My mission to find new ways to entice my teenagers to make more time for family activities (and less time for tech) continues. Now that the weather is warming up, the options are widening – and our early successes with indoor caving and climbing and bouldering have predisposed the teens (just a little) to come along for the ride.
The trickiest bit is finding family activities that all of us will enjoy. Two of us like running: two don’t. I love high ropes: my husband thinks they are hell on earth. We all enjoy bowling – but I’m not convinced that bowling really counts as a high-energy family activity?
So, as you can imagine, there have been lots of compromises along the way. Here’s what we have been up to since the last edition (see Fun family activities to tear teens away from tech: Part I). Continue reading
Regular readers will know that I am a big fan of reward charts. They help children to focus on the behaviour that is expected from them and they remind parents to catch their children being good and pay attention to it.
But when it comes to teenagers, a sticker chart is not going to do the trick. A slightly more grown up approach is required. One version of this is a ‘behaviour contract’.
The idea of a behaviour contract is that, just like a reward chart for younger children, it sets out clearly what behaviour is expected, what rewards or privileges will be earned by doing that behaviour but also what the consequences will be for misbehaviour.
A behaviour contract works best when the target (good) behaviour is clearly defined, when the rewards are achievable and when your teenager cares about the rewards and the consequences. Breaking habits takes effort – from both you and your teen – and behaviour contracts only succeed when both of you are on board. Continue reading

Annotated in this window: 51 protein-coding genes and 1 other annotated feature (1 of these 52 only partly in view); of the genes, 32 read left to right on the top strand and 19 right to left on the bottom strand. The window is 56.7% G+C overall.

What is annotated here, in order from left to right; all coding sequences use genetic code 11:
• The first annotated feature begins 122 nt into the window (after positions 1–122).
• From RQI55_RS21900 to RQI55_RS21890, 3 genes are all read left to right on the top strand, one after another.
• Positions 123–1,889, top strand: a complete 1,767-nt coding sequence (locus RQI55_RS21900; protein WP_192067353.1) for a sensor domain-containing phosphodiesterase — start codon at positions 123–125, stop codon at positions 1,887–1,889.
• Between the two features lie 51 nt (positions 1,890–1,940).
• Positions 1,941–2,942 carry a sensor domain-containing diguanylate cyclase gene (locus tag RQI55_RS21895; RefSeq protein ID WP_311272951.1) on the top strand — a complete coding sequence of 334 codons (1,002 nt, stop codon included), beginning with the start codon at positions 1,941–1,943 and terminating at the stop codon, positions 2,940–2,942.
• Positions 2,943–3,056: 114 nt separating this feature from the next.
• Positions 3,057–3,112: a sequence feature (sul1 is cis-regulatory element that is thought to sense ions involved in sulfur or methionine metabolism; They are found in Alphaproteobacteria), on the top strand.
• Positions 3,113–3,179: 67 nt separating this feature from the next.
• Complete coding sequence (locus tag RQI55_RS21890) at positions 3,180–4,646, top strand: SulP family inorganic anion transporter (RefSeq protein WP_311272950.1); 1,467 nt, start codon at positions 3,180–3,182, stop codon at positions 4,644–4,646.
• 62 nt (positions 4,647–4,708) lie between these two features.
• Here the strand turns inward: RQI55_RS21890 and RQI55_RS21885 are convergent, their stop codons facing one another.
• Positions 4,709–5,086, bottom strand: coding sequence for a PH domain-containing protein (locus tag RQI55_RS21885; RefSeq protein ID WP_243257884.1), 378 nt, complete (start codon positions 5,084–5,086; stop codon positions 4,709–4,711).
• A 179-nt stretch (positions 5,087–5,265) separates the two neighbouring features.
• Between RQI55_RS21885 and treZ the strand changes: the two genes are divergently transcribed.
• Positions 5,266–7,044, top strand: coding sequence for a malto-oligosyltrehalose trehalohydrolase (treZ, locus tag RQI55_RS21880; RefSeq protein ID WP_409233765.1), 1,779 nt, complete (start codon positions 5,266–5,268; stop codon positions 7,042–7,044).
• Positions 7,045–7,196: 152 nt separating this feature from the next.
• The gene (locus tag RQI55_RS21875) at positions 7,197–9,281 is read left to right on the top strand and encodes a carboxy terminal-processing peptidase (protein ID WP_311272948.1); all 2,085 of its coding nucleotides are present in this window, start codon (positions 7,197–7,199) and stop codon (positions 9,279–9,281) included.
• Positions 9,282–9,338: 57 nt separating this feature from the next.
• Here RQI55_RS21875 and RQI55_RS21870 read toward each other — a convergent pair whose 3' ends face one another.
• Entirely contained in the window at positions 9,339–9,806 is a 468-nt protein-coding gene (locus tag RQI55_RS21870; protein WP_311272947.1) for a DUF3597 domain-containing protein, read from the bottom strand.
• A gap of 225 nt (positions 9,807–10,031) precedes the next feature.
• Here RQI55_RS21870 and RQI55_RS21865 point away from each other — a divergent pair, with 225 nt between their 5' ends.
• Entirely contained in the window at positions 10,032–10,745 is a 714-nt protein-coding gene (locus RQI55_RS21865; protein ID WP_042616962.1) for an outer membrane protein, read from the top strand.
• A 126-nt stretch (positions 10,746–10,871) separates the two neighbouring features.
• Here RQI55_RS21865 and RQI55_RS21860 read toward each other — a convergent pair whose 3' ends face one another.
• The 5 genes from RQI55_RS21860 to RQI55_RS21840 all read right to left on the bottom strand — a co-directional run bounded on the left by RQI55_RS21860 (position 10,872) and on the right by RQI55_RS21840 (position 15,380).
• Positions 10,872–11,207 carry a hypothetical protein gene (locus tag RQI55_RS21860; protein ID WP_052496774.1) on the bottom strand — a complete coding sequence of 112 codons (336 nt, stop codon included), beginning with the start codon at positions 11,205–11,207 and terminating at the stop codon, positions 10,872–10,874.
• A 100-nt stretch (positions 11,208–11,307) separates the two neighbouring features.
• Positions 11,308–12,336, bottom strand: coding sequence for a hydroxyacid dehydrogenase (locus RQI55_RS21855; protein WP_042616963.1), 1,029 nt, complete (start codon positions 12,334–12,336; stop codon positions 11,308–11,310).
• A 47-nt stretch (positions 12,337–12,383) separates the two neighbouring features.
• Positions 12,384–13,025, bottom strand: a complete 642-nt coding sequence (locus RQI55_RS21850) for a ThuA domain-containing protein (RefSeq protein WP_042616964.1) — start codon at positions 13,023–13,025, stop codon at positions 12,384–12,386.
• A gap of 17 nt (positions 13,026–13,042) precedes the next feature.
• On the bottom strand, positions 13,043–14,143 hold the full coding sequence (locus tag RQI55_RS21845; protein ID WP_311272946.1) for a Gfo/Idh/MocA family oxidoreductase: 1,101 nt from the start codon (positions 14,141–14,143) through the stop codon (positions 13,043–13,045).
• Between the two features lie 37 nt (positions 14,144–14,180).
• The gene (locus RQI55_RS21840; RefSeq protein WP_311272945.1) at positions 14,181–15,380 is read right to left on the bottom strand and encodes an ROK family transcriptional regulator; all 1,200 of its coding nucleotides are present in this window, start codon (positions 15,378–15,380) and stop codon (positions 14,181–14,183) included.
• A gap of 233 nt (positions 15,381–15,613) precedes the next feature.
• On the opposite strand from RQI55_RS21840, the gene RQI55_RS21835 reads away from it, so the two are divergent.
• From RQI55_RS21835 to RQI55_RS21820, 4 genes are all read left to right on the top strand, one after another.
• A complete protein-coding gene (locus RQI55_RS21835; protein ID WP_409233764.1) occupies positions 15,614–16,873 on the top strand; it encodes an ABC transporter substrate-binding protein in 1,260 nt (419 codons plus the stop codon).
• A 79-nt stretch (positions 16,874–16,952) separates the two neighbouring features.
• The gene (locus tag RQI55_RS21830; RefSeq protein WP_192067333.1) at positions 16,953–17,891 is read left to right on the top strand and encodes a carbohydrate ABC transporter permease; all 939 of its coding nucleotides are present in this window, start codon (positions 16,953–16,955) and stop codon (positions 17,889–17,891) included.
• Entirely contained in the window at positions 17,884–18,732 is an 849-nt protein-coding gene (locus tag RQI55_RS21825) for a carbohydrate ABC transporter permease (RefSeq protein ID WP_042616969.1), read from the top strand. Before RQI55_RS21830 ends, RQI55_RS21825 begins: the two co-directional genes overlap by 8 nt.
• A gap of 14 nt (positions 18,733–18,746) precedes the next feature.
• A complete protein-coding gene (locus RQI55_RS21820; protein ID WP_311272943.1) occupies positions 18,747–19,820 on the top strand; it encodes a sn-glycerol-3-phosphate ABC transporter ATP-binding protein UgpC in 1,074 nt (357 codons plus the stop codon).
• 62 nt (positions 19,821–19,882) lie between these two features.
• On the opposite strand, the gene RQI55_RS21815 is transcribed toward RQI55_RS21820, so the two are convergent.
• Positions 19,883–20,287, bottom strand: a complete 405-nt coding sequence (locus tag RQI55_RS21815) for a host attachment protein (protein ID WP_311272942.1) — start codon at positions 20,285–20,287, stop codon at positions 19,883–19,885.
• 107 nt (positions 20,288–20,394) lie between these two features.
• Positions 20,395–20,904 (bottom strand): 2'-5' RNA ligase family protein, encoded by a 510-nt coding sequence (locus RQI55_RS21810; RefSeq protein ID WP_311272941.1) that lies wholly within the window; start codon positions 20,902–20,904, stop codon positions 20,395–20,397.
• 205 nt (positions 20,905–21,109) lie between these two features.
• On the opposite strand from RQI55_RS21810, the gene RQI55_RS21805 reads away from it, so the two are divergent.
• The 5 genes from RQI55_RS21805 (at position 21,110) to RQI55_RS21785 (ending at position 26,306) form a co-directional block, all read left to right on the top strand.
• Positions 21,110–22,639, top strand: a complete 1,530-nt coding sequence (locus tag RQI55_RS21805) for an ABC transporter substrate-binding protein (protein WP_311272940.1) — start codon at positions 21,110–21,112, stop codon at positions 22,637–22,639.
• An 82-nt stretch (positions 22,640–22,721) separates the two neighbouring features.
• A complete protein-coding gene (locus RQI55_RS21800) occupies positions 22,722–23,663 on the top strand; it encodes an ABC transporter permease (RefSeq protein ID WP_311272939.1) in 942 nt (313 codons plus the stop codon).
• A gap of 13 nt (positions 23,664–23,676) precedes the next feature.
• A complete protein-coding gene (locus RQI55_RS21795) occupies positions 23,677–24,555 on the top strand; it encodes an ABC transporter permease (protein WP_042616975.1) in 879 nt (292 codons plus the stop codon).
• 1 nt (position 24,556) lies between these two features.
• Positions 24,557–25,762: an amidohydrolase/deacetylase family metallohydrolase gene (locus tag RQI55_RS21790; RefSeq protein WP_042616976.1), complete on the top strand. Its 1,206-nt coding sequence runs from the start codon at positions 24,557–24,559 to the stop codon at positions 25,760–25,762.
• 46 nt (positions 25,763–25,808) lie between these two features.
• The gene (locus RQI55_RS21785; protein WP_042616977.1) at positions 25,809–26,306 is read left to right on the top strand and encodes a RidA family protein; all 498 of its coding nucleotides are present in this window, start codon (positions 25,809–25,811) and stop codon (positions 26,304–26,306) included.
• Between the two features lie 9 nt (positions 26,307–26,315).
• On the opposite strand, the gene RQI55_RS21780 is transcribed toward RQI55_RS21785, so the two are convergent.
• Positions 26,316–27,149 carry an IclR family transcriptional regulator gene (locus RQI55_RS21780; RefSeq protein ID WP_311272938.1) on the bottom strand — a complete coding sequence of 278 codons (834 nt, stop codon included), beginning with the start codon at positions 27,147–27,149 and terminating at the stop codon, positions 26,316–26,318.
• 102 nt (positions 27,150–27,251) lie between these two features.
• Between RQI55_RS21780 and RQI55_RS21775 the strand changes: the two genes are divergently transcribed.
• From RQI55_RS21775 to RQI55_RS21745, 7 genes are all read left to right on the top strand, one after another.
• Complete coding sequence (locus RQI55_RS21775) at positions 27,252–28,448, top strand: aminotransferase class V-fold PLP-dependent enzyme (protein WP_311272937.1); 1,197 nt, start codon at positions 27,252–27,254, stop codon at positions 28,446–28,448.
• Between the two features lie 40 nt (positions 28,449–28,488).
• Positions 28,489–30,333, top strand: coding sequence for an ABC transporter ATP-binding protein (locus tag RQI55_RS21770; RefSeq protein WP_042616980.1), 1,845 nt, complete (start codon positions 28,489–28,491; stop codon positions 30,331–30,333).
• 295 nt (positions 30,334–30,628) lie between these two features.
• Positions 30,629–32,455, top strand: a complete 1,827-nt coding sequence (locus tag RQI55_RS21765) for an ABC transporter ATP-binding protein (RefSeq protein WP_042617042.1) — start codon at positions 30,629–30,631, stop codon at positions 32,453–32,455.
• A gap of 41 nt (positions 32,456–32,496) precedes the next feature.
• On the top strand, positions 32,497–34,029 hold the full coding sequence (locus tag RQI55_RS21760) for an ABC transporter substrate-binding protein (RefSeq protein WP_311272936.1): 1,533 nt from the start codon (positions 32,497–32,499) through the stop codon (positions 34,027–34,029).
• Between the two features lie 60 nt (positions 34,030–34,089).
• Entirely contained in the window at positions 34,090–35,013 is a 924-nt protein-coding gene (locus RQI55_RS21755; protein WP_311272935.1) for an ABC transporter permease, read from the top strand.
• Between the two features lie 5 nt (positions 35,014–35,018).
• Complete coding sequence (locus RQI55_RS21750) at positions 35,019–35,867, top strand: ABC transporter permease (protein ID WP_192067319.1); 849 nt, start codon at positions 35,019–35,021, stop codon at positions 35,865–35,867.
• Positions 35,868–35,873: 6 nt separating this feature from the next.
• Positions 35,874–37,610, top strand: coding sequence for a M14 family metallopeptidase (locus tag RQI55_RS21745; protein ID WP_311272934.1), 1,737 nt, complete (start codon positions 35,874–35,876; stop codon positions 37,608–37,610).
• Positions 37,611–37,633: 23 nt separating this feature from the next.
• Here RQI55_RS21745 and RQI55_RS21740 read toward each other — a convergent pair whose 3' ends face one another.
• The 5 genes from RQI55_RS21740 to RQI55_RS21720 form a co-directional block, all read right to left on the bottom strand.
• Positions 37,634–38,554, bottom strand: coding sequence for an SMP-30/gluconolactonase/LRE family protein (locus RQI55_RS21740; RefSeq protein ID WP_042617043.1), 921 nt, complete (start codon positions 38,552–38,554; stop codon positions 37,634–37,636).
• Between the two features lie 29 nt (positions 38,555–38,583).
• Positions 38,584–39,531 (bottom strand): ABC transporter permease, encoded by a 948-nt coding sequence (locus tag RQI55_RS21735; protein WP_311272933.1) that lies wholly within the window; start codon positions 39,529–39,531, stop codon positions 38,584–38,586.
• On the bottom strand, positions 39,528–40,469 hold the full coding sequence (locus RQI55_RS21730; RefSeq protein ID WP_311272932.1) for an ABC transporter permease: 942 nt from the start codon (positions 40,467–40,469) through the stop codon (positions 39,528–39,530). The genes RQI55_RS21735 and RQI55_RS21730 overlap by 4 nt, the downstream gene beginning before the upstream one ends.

Like many people, I worry about my teens spending too much time staring at a screen. As a family, we are all pretty active but we tend to do our sports separately rather than together. We usually have active holidays (such as trekking in Nepal) and we can be quite adventurous with fun family activities in warmer weather.
But in the winter our family time tends to be indoors and/or sedentary (Sunday lunches, lots of cinema, a bit of theatre and the occasional museum trip).
So this year I am on a mission to try new activities. Continue reading
The thing about teenagers and sleep is that they need a lot of it! But they don’t always want it, or they don’t want it at times that fit in with the rest of the world’s schedule.
Parents who have not experienced sleep issues since their children were toddlers can suddenly find themselves sleep deprived from waiting up late for their teenagers to go to bed, or being woken in the middle of the night (by loud trips to the bathroom or mobile phones going off), or faced with a sullen moody monster who is impossible to rouse in the mornings.
Helping teenagers to develop healthy sleep habits can make a major contribution to teenagers’ overall wellbeing and success. So here are a few thoughts on how parents can help.
Teenagers and sleep: Key Facts
- Sleep is essential for teenagers’ growth, learning, brain development and mood.
- Sleep patterns tend to shift in the teenage years towards later sleeping and later waking.
- Teenagers need 8-10 hours of sleep each night – but only 15% of them get enough sleep.
- Sleep deprivation is linked to increased sugar cravings.
- Using screens and technology within an hour of going to bed has been shown to affect quality of sleep negatively.
- One in three 16 and 17 year olds has faced sleepless nights due to worry in the last year.